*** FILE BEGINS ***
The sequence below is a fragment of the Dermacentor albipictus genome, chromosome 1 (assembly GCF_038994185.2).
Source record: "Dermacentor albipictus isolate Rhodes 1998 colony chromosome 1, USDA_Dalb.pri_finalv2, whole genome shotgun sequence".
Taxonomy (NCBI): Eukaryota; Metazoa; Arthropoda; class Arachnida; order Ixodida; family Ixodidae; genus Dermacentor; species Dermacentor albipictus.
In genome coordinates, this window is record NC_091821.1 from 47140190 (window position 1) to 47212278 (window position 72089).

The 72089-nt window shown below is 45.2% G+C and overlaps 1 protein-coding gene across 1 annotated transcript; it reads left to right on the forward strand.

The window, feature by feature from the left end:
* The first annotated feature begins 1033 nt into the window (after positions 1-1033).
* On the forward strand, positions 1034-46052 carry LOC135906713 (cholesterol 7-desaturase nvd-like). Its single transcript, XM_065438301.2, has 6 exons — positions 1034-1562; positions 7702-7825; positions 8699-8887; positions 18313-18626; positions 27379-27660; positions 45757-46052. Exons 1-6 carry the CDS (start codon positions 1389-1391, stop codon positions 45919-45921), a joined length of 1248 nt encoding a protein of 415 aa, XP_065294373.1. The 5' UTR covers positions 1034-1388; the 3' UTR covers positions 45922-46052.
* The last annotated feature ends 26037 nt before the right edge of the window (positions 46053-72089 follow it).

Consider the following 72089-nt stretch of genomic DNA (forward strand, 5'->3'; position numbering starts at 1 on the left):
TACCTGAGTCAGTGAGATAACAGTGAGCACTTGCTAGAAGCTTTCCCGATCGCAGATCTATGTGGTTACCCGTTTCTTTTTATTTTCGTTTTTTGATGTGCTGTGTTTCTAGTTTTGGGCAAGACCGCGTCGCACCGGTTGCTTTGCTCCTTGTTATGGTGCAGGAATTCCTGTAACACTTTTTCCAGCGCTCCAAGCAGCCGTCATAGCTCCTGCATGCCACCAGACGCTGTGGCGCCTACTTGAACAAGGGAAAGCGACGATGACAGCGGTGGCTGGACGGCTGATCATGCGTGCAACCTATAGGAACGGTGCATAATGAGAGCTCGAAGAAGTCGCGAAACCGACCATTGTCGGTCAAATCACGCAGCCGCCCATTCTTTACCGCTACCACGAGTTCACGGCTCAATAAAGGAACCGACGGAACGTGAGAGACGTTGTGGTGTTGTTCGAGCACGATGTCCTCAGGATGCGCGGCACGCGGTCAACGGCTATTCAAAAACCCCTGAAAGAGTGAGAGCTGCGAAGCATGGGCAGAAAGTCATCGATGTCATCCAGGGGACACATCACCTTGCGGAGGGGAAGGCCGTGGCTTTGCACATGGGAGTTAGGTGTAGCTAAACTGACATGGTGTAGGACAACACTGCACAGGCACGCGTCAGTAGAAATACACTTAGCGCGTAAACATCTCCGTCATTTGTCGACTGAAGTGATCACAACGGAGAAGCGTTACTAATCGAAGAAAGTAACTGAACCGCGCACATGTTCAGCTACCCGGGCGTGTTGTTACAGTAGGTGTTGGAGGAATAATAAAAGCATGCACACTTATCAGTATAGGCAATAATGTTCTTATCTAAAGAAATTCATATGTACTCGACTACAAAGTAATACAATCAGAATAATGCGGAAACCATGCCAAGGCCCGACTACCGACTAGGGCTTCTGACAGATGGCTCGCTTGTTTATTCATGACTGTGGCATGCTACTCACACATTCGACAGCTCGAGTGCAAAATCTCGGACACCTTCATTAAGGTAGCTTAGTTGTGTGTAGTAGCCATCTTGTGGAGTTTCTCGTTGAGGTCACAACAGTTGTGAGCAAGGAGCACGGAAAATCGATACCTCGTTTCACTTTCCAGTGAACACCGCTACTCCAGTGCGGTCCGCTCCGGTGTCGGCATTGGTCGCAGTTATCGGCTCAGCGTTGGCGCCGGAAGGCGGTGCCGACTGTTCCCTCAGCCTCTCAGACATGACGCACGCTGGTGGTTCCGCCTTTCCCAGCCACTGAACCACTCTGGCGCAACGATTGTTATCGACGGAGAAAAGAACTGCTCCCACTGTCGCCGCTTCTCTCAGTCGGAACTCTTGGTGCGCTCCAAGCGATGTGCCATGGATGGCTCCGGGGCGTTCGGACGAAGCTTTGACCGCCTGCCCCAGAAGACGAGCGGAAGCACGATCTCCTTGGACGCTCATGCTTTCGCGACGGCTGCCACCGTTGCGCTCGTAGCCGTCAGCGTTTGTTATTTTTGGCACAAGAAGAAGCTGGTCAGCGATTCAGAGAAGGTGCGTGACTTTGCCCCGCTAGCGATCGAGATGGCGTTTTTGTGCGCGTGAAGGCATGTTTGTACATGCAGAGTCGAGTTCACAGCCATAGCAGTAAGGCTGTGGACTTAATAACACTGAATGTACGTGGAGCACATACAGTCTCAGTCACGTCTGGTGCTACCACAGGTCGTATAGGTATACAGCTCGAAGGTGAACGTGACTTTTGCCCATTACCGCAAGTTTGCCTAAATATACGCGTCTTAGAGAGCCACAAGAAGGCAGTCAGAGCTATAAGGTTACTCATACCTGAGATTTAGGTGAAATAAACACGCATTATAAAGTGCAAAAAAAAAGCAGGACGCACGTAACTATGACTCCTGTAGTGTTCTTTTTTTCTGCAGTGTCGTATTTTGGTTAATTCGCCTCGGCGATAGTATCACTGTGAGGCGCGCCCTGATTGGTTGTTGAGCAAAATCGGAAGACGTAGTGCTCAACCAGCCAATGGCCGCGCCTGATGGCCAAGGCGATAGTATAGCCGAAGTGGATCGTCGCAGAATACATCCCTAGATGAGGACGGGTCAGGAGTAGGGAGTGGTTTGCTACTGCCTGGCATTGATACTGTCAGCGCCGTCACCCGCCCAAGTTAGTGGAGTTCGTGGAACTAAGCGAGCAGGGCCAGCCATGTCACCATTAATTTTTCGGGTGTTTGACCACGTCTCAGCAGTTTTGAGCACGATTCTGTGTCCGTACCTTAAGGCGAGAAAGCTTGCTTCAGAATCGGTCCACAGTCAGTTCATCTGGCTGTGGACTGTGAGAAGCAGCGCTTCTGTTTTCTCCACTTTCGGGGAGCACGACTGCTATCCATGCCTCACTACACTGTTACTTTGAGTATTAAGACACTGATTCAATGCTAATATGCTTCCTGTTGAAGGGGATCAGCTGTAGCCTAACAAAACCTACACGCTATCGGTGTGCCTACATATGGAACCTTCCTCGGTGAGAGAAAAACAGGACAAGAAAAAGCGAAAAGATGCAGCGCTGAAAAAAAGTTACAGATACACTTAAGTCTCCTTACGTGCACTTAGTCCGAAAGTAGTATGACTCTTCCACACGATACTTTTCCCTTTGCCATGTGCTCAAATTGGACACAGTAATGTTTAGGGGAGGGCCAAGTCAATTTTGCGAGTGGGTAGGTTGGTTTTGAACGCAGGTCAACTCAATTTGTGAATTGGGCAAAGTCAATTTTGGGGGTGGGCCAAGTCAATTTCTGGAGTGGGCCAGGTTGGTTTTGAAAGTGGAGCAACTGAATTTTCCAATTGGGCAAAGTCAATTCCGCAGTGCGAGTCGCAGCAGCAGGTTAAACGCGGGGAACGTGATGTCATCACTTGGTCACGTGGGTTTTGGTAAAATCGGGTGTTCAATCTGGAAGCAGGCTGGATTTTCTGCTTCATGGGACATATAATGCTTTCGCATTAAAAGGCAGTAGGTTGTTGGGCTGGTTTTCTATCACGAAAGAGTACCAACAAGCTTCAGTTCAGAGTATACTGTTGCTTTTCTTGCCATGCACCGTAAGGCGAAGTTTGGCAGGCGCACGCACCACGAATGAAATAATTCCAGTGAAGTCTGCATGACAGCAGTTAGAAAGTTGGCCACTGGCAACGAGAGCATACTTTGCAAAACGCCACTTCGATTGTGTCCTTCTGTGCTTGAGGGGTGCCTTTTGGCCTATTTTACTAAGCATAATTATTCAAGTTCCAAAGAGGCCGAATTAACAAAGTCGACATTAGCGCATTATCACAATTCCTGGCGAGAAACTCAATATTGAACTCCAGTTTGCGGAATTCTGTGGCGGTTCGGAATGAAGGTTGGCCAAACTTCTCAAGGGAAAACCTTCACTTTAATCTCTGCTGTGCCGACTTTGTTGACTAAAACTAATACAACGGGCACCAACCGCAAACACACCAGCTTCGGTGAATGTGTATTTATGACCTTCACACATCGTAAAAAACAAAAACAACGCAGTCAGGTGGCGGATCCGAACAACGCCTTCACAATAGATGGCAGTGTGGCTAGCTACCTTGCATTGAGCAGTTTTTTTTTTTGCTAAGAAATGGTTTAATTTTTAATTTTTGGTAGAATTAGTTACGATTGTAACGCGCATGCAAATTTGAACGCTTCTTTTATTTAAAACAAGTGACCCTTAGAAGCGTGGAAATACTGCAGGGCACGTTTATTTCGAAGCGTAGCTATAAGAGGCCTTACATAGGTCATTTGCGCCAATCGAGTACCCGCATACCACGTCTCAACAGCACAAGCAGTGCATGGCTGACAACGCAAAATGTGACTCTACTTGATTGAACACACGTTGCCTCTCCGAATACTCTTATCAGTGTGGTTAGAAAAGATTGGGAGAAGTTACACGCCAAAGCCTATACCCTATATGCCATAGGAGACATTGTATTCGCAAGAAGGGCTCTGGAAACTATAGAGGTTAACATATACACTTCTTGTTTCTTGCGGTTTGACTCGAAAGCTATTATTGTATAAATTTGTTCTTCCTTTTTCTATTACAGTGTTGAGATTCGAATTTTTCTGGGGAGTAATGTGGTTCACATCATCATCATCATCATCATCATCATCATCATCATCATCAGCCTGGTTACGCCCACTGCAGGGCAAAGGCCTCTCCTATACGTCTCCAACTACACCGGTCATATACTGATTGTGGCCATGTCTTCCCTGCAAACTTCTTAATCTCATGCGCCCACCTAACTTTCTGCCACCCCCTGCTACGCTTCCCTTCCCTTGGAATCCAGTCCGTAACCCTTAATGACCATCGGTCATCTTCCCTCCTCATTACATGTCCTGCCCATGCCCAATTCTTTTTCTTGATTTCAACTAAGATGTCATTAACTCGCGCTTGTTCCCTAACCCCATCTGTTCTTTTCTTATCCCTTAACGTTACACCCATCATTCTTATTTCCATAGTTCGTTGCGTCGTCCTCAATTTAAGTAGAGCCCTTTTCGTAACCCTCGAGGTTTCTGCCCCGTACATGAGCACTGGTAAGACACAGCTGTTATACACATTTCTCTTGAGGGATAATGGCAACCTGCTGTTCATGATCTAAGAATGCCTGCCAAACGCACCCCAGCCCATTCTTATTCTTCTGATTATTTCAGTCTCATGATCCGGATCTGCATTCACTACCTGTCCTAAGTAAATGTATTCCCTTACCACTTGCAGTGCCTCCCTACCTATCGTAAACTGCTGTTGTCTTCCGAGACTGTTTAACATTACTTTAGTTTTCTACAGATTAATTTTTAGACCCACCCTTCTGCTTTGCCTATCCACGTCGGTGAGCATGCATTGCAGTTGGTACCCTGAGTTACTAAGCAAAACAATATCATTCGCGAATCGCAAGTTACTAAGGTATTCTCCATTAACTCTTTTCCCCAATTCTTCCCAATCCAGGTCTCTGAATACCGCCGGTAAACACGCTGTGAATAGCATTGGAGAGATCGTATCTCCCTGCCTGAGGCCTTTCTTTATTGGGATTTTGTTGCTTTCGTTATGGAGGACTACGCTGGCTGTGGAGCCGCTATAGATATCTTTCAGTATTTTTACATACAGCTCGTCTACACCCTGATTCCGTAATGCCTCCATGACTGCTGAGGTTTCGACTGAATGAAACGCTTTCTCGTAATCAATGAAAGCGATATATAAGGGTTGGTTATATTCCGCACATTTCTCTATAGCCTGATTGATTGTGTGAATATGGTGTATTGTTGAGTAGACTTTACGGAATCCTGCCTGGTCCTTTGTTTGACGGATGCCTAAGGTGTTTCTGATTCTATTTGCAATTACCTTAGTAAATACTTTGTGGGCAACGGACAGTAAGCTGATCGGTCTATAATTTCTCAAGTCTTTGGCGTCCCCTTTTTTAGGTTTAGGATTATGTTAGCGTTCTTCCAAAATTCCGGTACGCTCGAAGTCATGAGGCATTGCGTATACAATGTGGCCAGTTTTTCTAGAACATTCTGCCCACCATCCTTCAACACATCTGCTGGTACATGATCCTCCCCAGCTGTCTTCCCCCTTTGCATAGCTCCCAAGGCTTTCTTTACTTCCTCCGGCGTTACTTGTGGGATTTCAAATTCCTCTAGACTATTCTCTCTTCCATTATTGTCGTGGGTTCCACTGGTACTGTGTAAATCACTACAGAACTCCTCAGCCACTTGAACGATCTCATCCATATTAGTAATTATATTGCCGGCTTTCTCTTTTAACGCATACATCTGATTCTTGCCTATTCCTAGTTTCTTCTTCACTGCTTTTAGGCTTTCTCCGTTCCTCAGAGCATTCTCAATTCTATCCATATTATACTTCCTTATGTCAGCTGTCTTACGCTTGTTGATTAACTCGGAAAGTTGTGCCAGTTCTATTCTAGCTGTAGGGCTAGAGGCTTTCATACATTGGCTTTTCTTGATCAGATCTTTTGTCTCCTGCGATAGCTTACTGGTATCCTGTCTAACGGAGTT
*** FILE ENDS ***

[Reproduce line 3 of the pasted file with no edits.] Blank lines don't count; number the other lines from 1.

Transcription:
Taxonomy (NCBI): Eukaryota; Metazoa; Arthropoda; class Arachnida; order Ixodida; family Ixodidae; genus Dermacentor; species Dermacentor albipictus.